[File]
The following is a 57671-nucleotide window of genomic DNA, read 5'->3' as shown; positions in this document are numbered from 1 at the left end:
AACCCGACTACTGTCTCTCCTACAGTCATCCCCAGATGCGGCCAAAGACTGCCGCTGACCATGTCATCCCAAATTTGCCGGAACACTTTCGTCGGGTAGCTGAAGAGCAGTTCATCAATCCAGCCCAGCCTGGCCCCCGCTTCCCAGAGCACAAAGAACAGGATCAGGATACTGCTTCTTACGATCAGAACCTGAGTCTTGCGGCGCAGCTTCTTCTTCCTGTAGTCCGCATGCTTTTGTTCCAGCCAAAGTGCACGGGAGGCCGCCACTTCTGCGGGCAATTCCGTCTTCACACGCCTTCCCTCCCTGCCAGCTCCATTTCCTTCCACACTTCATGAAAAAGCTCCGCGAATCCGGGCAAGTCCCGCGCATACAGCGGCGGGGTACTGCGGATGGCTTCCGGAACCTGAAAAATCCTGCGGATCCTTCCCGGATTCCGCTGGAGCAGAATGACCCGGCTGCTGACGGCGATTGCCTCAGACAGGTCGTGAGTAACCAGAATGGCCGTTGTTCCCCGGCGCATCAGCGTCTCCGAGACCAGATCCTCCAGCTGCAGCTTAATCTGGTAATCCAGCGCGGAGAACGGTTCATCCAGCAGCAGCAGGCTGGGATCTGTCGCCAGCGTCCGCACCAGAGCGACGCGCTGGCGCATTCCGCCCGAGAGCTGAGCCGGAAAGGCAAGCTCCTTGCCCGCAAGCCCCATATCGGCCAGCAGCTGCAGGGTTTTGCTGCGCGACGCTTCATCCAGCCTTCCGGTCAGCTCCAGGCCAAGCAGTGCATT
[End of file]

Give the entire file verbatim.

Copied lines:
The following is a 57671-nucleotide window of genomic DNA, read 5'->3' as shown; positions in this document are numbered from 1 at the left end:
AACCCGACTACTGTCTCTCCTACAGTCATCCCCAGATGCGGCCAAAGACTGCCGCTGACCATGTCATCCCAAATTTGCCGGAACACTTTCGTCGGGTAGCTGAAGAGCAGTTCATCAATCCAGCCCAGCCTGGCCCCCGCTTCCCAGAGCACAAAGAACAGGATCAGGATACTGCTTCTTACGATCAGAACCTGAGTCTTGCGGCGCAGCTTCTTCTTCCTGTAGTCCGCATGCTTTTGTTCCAGCCAAAGTGCACGGGAGGCCGCCACTTCTGCGGGCAATTCCGTCTTCACACGCCTTCCCTCCCTGCCAGCTCCATTTCCTTCCACACTTCATGAAAAAGCTCCGCGAATCCGGGCAAGTCCCGCGCATACAGCGGCGGGGTACTGCGGATGGCTTCCGGAACCTGAAAAATCCTGCGGATCCTTCCCGGATTCCGCTGGAGCAGAATGACCCGGCTGCTGACGGCGATTGCCTCAGACAGGTCGTGAGTAACCAGAATGGCCGTTGTTCCCCGGCGCATCAGCGTCTCCGAGACCAGATCCTCCAGCTGCAGCTTAATCTGGTAATCCAGCGCGGAGAACGGTTCATCCAGCAGCAGCAGGCTGGGATCTGTCGCCAGCGTCCGCACCAGAGCGACGCGCTGGCGCATTCCGCCCGAGAGCTGAGCCGGAAAGGCAAGCTCCTTGCCCGCAAGCCCCATATCGGCCAGCAGCTGCAGGGTTTTGCTGCGCGACGCTTCATCCAGCCTTCCGGTCAGCTCCAGGCCAAGCAGTGCATT